Also, it was suggested that West Oxfordshire District Council had put cones along the road outside the farm which was not the case. We would like to be clear we treat each application fairly and objectively regardless of the individuals involved with the submission. This is also the case with the Diddly Squat Farm.
The spokesperson also added that many planning applications from Diddly Squat farm have been approved over the years as they were ‘in line with national and local planning policy’.
Behind the scenes we have worked with the owners and planning agents of Diddly Squat Farm to try and reach a positive outcome where the business can operate within the planning laws and policies and help to support other local farmers.
However, we cannot force a business to work with us, and when that is the case we can only judge planning applications on what a business submits.
In response, a spokesperson for Clarkson’s Farm said the following:
Naturally not every element of filming makes the final edit of the programmes, however the episode covered both sides of the debate and the outcome of the meeting.
They also said no specific council was blamed for the traffic cones. Local Councillor Dean Temple, who voted against the planning application, said he has received abuse “from all over the world” after the scenes aired.
The Conservative Party Councillor, who was elected in 2021, has said attempts to explain his decision have fallen on deaf ears, and that he believes Clarkson was treated, as he put it, “very fairly”. Here’s what he had to say on the matter:
I’ve had abuse from all over the world. On the messages I have received I have tended to ignore those that are aggressive, nasty or contain outright allegations of ‘corruption’, ‘backhanders’ and ‘you just don’t like him’. Those that have asked genuine questions I have tried to engage with and offer my own point of view while explaining the finer points of planning law.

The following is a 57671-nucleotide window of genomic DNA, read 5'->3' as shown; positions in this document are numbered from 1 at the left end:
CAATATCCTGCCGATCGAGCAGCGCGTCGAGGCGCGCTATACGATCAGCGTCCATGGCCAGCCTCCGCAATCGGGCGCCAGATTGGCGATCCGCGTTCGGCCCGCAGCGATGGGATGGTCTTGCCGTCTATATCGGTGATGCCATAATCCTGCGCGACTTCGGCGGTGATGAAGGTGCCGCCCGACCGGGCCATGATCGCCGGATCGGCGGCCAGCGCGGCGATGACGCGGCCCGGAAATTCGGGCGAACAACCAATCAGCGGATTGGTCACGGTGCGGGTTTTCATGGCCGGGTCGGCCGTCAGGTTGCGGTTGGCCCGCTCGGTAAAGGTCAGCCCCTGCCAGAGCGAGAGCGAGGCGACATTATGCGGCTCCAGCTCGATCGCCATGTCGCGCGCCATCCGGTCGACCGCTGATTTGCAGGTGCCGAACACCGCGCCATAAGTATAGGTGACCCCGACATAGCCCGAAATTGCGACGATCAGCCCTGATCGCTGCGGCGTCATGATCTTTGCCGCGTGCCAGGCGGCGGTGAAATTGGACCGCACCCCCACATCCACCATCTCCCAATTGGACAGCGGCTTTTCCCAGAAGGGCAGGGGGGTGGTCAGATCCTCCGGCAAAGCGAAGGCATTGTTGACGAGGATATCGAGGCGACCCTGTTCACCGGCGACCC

He added that Clarkson has “behaved in a very fair and honest way” and blamed his fans for the backlash. Here’s what he said:
[Clarkson] had an opportunity with his social media presence and an international show to use his influence to make life very difficult for us as councillors, but he has not. He has behaved like a gentleman and I personally consider him to have gone up in my estimation.
While the show, like most reality shows, borders the line between entertainment and factual, in this part he was fair and balanced. Sadly some of his fans haven’t followed his example, which is not his fault.
Interestingly enough, an online petition objecting to the decisions has so far amassed nearly 150,000 signatures. Moreover, while Clarkson has gotten a lot of criticism from locals in the village, he has also been praised by other farmers for shining a light on the difficulties that come with farming.
Among them is fellow celebrity farmer, Roger Daltrey, former frontman of The Who fame, who texted Clarkson, saying: “If we can’t overcome the opposition to diversification schemes, what hope is there for ordinary farmers?”
And Jamie Blackett, who farms in Dumfriesshire and has written several books about rural life, said that despite Clarkson’s “slapstick” approach, he “puts his finger on some of the most important challenges in the British countryside”. So, it sounds as though Clarkson is doing good work for once!
What do you make of this news? Are you looking forward to seeing more seasons of Clarkson’s Farm on Prime Video? Let us know your thoughts in the comments below.